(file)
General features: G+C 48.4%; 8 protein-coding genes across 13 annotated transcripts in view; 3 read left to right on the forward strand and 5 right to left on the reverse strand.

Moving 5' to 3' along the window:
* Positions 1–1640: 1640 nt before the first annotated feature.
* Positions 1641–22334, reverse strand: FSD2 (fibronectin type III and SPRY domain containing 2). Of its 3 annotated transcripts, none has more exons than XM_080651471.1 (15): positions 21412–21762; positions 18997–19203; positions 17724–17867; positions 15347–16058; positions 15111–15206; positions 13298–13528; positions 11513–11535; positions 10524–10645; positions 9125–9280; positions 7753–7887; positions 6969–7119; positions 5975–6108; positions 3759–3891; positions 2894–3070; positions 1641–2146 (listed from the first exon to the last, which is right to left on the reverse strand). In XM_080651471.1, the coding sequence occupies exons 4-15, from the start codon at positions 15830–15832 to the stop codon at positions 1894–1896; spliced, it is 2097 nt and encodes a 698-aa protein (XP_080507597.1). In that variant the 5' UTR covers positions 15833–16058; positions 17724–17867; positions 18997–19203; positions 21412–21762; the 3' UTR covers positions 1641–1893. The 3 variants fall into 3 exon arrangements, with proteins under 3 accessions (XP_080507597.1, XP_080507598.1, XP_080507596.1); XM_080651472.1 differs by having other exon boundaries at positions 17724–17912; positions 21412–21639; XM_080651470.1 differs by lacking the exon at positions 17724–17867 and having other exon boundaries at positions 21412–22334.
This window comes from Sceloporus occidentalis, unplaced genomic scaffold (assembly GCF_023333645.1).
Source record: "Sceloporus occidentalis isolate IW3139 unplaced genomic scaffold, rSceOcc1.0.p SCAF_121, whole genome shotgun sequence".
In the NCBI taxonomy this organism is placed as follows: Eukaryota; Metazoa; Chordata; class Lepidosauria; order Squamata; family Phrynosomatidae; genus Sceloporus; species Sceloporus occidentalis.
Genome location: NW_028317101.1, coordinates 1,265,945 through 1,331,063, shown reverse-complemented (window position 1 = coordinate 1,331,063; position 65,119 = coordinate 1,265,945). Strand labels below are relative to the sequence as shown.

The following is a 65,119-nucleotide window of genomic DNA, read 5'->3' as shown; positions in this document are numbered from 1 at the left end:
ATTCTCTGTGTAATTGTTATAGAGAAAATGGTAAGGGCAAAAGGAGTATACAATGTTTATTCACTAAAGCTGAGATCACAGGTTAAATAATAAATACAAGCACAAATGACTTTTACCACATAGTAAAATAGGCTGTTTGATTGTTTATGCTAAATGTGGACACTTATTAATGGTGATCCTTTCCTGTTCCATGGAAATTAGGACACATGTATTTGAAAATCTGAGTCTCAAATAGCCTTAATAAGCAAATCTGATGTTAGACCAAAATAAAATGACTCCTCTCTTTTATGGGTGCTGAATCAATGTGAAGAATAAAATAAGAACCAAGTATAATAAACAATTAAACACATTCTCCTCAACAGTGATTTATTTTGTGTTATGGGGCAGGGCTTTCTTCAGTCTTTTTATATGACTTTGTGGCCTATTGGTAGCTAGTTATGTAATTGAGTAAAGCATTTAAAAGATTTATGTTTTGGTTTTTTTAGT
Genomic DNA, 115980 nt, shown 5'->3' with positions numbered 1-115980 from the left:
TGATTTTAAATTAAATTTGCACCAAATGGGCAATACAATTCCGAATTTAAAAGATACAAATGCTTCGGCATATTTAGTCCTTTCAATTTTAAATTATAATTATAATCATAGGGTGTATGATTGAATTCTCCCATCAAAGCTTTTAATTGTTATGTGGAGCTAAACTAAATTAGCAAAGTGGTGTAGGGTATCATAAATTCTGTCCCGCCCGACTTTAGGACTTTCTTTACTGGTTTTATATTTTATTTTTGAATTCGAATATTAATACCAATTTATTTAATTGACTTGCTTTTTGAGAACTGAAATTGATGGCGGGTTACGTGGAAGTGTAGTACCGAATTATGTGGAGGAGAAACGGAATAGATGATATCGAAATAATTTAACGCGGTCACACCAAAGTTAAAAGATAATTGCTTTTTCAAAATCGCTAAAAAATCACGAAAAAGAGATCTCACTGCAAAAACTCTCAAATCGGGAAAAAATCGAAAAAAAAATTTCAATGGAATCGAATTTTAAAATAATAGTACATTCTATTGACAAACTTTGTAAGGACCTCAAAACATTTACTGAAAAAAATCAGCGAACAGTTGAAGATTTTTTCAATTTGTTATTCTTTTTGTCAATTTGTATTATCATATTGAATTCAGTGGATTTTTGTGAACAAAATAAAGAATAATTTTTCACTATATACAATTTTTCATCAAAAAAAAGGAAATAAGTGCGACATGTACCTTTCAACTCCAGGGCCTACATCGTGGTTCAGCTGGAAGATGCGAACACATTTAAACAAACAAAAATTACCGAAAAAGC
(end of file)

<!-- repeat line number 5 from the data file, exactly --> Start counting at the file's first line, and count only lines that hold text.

This window comes from Sceloporus occidentalis, unplaced genomic scaffold (assembly GCF_023333645.1).